useful knowledge, which is a limited form of intelligence. They implement
either rule-based or knowledge-based approaches to "reasoning"
optimum solutions to difficult problems within their narrowly defined
In that sense, by installing a set of rules, the developer or knowledge
engineer learns what the expert(s) know and how they reason, then teaches
the Expert System what it must "know" to later guide the user. The
knowledge base will then contain both factual and heuristic
knowledge. The latter experiential knowledge is that which separates the
experts from the novices. The system rules will have weights or confidence
factors for dealing with uncertain information. For such cases, you want the
Expert System to explain its reasoning.
Professional knowledge work can be accelerated by a factor of ten or more. This
is white collar work, folks, where productivity gains are difficult and future
company competitive edges are constructed! The improvement is accomplished by
providing the information you need for the situation you are in immediately,
without your involvement in the search. Planning and other complex jobs that
formerly took an hour or more of active time (plus interperson transfer for
divided areas of knowledge that can add to days as the item awaits attention)
become a few minutes work. The improvement in quality and consistency alone
provides substantial customer satisfaction. The cost savings, the return on
investment, can be terrific.
The value of Expert Systems is greatest in preserving transient human knowledge
beyond the lifetime or availability of the source, for offering information and
suggestions in a consistent manner. Retired persons who have been called back
to consult like the idea of "immortality" as their usefulness is
captured for ongoing use in an apprentice for the people still working.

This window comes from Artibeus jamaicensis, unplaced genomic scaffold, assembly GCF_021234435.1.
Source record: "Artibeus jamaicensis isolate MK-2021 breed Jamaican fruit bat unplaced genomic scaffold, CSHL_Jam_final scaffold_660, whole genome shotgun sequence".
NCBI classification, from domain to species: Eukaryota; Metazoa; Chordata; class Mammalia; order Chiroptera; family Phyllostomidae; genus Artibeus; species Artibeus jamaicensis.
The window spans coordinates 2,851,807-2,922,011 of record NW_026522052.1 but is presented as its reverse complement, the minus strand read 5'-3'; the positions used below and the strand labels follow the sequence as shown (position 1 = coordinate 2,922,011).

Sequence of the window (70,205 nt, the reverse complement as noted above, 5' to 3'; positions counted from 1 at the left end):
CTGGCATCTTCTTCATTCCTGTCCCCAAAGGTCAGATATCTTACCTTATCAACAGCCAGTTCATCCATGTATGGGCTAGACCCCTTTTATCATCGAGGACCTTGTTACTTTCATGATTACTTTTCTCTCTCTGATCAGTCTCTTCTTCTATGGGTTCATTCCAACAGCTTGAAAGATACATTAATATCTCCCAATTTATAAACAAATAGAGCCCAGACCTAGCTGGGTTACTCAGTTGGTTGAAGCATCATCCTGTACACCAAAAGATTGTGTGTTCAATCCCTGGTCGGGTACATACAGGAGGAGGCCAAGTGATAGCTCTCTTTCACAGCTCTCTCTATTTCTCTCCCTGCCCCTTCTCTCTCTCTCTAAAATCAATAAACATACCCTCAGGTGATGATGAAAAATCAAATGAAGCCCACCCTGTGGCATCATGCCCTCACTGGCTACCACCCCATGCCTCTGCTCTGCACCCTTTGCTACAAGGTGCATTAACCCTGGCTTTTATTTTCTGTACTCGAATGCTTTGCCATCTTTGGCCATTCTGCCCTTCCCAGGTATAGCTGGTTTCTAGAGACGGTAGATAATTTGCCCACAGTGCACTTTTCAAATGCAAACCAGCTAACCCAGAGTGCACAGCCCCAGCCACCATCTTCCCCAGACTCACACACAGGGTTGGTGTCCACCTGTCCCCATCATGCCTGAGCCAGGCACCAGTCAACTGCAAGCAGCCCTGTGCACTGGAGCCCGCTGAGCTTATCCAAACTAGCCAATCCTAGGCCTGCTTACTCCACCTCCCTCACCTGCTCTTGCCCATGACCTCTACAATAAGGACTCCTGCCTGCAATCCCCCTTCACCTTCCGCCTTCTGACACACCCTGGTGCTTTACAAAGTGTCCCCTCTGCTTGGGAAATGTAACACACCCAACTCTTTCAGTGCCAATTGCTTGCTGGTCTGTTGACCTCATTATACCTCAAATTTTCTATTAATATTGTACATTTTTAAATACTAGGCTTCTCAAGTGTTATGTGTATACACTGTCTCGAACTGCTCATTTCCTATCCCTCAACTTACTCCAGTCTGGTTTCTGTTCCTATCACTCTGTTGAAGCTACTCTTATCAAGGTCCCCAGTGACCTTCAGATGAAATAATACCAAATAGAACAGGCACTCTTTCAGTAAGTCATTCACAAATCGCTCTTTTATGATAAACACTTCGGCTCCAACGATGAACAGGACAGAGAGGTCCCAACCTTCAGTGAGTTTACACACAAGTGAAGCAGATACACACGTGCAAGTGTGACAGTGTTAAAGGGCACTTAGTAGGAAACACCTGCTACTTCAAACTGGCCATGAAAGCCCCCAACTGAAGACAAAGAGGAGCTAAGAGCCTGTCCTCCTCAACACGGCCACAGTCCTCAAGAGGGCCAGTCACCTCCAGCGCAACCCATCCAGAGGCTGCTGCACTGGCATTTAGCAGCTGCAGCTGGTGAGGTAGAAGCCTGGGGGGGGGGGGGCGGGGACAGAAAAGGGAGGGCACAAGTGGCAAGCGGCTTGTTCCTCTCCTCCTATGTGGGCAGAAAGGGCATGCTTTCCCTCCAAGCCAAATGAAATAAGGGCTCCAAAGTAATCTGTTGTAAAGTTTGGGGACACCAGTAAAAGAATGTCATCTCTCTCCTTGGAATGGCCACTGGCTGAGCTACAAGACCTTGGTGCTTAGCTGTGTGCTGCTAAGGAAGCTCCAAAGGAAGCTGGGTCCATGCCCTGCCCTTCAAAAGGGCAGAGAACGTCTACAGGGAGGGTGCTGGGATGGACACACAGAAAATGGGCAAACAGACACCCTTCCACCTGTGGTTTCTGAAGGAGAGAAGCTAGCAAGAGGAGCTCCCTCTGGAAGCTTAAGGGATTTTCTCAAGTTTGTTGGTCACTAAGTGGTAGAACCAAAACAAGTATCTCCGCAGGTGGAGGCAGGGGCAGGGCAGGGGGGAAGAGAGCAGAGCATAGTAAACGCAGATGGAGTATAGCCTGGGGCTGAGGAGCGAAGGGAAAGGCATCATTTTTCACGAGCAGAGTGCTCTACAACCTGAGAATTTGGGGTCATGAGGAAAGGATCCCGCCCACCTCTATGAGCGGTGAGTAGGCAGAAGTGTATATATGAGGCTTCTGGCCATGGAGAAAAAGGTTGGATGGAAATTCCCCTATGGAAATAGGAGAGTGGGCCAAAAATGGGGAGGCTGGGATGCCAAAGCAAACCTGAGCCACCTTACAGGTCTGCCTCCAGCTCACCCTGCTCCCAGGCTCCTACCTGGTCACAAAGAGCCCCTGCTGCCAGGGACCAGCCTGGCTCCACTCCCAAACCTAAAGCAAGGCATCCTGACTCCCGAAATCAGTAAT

Knowledge from several to many experts can be combined into a "community
intelligence", making the Expert System better than any one individual
could be. This does not bode well for consultants who wish to compete with,
rather than assist the development of, Expert Systems. The information and the
suggestions are carefully installed as relevant data and decision rules into
the application-specific knowledge base. Pieces of the "company culture"
or how it really works sometimes show up in the expert's rules, which can lead
to beneficial (or otherwise) organizational changes. Decision rules are
processed during an Expert System's operation by the internal generic
"inference engine" software program. Unlike the way standard computer
programs work, Expert Systems select and adjust formulas to fit the situation.
Expert Systems are particularly successful where the knowledge base changes
frequently, such as diagnosis, forecasting, monitored controlling, and
Internally, the programs use an inference engine paradigm, a search and
connection approach to machine reasoning. Metarules control internal
priority of processing rules for resolving conflicts and advancing toward the
solution. The most well-known methods are known as forward and backward